South Korea aims to domestically commercialise the aerial mobility market by 2025, reports the Korea Herald, to address the severe traffic congestion issues in urban areas such as Seoul.
Working in partnership with Hyundai Motor Group, the South Korean government hopes to start aerial mobility services in 2025 with two sets of terminals, where personal air vehicles (PAVs) would travel in predetermined routes over major cities. By 2030, the government aims to expand from two to ten terminals, according to the Ministry of Land, Infrastructure and Transport.
“The Ministry will join hands with Hyundai Motor Group and other local companies to push forward the UAM commercialisation project,” said a Ministry official. It is not yet known which companies the government will be working with alongside Hyundai.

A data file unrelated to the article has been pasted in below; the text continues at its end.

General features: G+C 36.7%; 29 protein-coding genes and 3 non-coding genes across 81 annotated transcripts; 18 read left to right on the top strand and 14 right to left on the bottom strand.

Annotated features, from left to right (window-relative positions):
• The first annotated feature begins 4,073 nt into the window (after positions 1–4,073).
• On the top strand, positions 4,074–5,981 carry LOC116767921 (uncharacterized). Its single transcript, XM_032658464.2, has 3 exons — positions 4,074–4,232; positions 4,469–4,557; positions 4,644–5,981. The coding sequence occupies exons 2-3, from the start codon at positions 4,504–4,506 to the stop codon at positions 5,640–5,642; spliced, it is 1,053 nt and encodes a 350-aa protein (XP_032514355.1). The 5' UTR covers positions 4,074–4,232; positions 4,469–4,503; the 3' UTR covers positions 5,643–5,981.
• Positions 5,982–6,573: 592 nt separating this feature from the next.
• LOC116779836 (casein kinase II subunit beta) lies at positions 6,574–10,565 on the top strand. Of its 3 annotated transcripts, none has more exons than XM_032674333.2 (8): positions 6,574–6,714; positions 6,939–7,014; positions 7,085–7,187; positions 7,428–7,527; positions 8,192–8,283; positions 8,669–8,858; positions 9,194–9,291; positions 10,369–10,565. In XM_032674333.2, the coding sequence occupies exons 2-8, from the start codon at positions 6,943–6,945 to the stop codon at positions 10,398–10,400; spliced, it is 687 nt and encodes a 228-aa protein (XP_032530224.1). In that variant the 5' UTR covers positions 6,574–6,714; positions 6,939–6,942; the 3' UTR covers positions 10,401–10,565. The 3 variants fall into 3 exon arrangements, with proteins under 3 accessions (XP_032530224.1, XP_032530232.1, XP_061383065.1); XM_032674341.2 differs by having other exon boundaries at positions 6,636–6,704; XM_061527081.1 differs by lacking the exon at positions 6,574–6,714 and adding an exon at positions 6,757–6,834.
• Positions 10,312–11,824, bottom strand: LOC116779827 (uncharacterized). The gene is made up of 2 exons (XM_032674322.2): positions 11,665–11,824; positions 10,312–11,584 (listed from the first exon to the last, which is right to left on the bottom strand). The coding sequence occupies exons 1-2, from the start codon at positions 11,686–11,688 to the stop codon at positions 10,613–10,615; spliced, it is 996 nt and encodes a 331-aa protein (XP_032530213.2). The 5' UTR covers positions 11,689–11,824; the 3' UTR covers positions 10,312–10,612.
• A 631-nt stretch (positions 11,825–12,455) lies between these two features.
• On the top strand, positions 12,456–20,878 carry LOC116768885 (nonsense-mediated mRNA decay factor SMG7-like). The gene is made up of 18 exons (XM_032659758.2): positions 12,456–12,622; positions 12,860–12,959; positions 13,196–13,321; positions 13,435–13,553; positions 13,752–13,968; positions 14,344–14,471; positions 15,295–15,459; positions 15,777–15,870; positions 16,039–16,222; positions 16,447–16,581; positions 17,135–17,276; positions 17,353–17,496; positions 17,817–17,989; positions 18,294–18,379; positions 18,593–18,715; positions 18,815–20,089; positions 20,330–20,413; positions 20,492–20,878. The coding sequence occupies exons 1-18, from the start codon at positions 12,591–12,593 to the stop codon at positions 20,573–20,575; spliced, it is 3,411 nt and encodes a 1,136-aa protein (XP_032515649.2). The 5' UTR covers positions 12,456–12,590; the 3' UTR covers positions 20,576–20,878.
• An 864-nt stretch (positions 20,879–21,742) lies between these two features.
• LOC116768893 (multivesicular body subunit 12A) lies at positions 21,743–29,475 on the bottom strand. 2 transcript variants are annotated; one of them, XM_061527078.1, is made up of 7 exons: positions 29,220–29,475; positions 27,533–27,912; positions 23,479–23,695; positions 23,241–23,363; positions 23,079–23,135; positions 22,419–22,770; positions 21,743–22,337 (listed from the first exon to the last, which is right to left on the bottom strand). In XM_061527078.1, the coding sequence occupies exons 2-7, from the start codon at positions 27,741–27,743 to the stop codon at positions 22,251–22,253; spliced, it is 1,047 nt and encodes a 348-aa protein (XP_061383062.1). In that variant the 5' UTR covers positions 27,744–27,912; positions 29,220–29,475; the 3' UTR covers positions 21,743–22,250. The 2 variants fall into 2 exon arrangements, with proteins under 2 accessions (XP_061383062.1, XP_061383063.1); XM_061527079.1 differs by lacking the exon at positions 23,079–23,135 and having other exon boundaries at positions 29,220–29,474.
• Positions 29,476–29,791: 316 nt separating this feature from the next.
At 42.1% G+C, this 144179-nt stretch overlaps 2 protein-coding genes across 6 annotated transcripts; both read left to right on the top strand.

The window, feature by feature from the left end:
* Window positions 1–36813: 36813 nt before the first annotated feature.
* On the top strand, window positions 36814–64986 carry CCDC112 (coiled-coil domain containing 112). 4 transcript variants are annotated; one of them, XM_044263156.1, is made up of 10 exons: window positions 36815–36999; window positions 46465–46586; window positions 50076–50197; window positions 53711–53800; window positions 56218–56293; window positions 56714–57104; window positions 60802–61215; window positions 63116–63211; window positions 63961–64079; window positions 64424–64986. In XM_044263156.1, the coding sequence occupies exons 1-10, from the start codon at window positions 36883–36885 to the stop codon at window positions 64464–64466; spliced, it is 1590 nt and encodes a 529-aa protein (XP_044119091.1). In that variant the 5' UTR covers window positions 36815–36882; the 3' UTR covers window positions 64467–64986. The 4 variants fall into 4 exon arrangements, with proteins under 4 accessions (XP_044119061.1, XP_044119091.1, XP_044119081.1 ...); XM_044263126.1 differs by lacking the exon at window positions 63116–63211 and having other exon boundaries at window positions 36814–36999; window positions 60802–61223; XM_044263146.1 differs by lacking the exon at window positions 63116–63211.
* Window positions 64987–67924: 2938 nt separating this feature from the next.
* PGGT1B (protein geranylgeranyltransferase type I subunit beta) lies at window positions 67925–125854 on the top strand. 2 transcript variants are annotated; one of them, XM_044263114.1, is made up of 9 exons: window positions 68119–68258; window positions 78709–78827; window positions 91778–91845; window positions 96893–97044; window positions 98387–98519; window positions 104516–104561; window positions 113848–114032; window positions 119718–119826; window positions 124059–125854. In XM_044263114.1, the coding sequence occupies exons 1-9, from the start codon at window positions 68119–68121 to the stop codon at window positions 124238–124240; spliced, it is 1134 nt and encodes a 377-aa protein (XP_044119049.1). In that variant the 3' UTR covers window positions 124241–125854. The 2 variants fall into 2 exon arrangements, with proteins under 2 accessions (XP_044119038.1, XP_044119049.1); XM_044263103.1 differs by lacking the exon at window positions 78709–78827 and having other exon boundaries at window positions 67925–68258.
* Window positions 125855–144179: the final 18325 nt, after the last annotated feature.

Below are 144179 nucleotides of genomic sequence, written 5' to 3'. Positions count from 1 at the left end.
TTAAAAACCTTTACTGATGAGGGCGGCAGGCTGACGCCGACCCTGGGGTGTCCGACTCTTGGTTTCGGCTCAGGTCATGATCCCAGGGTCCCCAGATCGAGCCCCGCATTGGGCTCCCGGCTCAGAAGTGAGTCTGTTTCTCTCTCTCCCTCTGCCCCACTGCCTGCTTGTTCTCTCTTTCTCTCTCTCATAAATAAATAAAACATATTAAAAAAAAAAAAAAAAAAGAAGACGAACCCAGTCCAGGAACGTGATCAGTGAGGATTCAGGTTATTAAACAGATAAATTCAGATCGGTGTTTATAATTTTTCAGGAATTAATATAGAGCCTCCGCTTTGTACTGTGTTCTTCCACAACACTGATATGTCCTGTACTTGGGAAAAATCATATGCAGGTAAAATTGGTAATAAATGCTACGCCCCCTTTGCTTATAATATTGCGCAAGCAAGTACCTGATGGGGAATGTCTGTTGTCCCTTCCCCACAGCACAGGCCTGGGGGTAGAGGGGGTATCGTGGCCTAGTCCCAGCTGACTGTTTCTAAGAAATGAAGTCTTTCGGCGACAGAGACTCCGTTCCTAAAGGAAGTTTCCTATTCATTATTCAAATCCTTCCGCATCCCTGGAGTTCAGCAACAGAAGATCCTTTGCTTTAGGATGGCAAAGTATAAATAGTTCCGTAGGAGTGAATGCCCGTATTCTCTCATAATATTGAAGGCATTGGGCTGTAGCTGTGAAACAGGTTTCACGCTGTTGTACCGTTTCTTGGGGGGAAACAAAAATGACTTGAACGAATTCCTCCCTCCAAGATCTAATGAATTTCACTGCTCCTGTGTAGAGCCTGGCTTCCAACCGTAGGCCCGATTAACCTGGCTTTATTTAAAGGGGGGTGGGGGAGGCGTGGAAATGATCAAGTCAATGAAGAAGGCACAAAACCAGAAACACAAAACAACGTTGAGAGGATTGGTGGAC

The government expects the aerial mobility market to reach USD11 billion by 2040, as aerial mobility services work with existing transportation infrastructure in order to ease traffic congestion in major urban areas. For this purpose, the PAVs in use will feature a range of 30 to 50 kms. The Ministry additionally noted that promotion of such a service would require a “comprehensive industrial ecosystem”, where companies work to cover all phases of an aerial mobility service includng production of PAVs, maintenance, repair and overhaul services, as well as flight control systems and insurance services.
Recently, Hyundai Motor Services revealed their S-A1 personal air vehicle (PAV) concept at the Consumer Electronics Show in Las Vegas. Featuring an all-electric vertical takeoff and landing design, the S-A1 will hold 5 people including the pilot, and Hyundai will continue to keep an avenue open for potential autonomisation in the future.
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